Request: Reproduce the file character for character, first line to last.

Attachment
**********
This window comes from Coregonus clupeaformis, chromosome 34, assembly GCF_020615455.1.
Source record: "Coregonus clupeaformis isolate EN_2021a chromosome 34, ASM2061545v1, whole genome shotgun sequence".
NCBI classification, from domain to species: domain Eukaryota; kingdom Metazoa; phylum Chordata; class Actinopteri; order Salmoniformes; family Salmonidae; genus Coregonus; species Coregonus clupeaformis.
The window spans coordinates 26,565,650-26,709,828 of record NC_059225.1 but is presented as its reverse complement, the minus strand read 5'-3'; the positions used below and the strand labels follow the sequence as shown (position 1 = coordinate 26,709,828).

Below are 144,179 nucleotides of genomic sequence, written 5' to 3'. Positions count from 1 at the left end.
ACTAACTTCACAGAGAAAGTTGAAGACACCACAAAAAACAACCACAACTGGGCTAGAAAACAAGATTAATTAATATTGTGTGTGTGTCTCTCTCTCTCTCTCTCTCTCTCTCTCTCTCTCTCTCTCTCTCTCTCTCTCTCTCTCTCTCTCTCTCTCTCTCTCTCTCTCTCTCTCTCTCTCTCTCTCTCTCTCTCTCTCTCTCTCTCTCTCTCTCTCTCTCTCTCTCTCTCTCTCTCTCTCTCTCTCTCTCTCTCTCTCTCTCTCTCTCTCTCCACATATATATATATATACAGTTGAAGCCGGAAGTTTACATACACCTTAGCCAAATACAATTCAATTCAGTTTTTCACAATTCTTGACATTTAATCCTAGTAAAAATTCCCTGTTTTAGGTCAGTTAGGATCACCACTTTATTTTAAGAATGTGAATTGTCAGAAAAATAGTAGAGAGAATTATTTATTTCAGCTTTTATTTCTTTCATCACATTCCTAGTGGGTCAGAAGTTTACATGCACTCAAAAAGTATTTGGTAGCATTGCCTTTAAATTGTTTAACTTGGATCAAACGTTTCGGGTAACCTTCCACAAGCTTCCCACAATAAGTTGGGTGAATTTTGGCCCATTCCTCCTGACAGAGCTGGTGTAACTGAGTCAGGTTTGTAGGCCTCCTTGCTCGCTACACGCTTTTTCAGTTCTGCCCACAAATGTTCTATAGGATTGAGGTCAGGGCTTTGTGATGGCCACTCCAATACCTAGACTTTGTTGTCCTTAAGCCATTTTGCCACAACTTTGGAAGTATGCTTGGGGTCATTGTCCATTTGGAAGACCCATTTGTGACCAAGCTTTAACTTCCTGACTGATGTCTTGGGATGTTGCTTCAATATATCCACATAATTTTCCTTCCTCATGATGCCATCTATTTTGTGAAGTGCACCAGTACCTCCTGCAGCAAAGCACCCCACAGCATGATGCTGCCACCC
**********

This window comes from Coregonus clupeaformis, chromosome 34, assembly GCF_020615455.1.
Source record: "Coregonus clupeaformis isolate EN_2021a chromosome 34, ASM2061545v1, whole genome shotgun sequence".
NCBI classification, from domain to species: domain Eukaryota; kingdom Metazoa; phylum Chordata; class Actinopteri; order Salmoniformes; family Salmonidae; genus Coregonus; species Coregonus clupeaformis.
The window spans coordinates 26,565,650-26,709,828 of record NC_059225.1 but is presented as its reverse complement, the minus strand read 5'-3'; the positions used below and the strand labels follow the sequence as shown (position 1 = coordinate 26,709,828).

Below are 144,179 nucleotides of genomic sequence, written 5' to 3'. Positions count from 1 at the left end.
ACTAACTTCACAGAGAAAGTTGAAGACACCACAAAAAACAACCACAACTGGGCTAGAAAACAAGATTAATTAATATTGTGTGTGTGTCTCTCTCTCTCTCTCTCTCTCTCTCTCTCTCTCTCTCTCTCTCTCTCTCTCTCTCTCTCTCTCTCTCTCTCTCTCTCTCTCTCTCTCTCTCTCTCTCTCTCTCTCTCTCTCTCTCTCTCTCTCTCTCTCTCTCTCTCTCTCTCTCTCTCTCTCTCTCTCTCTCTCTCTCTCTCTCTCTCTCTCTCCACATATATATATATATACAGTTGAAGCCGGAAGTTTACATACACCTTAGCCAAATACAATTCAATTCAGTTTTTCACAATTCTTGACATTTAATCCTAGTAAAAATTCCCTGTTTTAGGTCAGTTAGGATCACCACTTTATTTTAAGAATGTGAATTGTCAGAAAAATAGTAGAGAGAATTATTTATTTCAGCTTTTATTTCTTTCATCACATTCCTAGTGGGTCAGAAGTTTACATGCACTCAAAAAGTATTTGGTAGCATTGCCTTTAAATTGTTTAACTTGGATCAAACGTTTCGGGTAACCTTCCACAAGCTTCCCACAATAAGTTGGGTGAATTTTGGCCCATTCCTCCTGACAGAGCTGGTGTAACTGAGTCAGGTTTGTAGGCCTCCTTGCTCGCTACACGCTTTTTCAGTTCTGCCCACAAATGTTCTATAGGATTGAGGTCAGGGCTTTGTGATGGCCACTCCAATACCTAGACTTTGTTGTCCTTAAGCCATTTTGCCACAACTTTGGAAGTATGCTTGGGGTCATTGTCCATTTGGAAGACCCATTTGTGACCAAGCTTTAACTTCCTGACTGATGTCTTGGGATGTTGCTTCAATATATCCACATAATTTTCCTTCCTCATGATGCCATCTATTTTGTGAAGTGCACCAGTACCTCCTGCAGCAAAGCACCCCACAGCATGATGCTGCCACCC